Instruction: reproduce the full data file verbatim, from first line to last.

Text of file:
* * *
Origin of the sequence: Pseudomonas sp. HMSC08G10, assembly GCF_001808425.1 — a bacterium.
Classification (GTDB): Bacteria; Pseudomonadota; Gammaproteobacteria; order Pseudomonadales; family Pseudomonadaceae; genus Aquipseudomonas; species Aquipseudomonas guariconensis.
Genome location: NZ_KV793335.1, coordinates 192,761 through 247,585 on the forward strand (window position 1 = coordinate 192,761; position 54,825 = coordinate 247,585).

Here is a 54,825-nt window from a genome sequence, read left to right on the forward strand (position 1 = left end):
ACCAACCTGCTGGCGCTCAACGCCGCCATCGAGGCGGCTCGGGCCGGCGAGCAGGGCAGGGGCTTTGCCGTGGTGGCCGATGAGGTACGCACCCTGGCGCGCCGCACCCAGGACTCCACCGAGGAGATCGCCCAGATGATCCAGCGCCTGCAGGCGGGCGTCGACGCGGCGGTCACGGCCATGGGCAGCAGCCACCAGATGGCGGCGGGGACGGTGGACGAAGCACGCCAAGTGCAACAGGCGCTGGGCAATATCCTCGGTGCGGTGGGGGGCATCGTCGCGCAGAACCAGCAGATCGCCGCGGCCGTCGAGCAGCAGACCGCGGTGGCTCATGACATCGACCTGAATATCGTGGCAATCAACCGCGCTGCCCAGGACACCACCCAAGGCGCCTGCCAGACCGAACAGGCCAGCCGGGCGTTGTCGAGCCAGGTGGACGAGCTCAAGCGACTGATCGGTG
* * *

Origin of the sequence: Pseudomonas sp. HMSC08G10, assembly GCF_001808425.1 — a bacterium.
Classification (GTDB): Bacteria; Pseudomonadota; Gammaproteobacteria; order Pseudomonadales; family Pseudomonadaceae; genus Aquipseudomonas; species Aquipseudomonas guariconensis.
Genome location: NZ_KV793335.1, coordinates 192,761 through 247,585 on the forward strand (window position 1 = coordinate 192,761; position 54,825 = coordinate 247,585).

Here is a 54,825-nt window from a genome sequence, read left to right on the forward strand (position 1 = left end):
ACCAACCTGCTGGCGCTCAACGCCGCCATCGAGGCGGCTCGGGCCGGCGAGCAGGGCAGGGGCTTTGCCGTGGTGGCCGATGAGGTACGCACCCTGGCGCGCCGCACCCAGGACTCCACCGAGGAGATCGCCCAGATGATCCAGCGCCTGCAGGCGGGCGTCGACGCGGCGGTCACGGCCATGGGCAGCAGCCACCAGATGGCGGCGGGGACGGTGGACGAAGCACGCCAAGTGCAACAGGCGCTGGGCAATATCCTCGGTGCGGTGGGGGGCATCGTCGCGCAGAACCAGCAGATCGCCGCGGCCGTCGAGCAGCAGACCGCGGTGGCTCATGACATCGACCTGAATATCGTGGCAATCAACCGCGCTGCCCAGGACACCACCCAAGGCGCCTGCCAGACCGAACAGGCCAGCCGGGCGTTGTCGAGCCAGGTGGACGAGCTCAAGCGACTGATCGGTG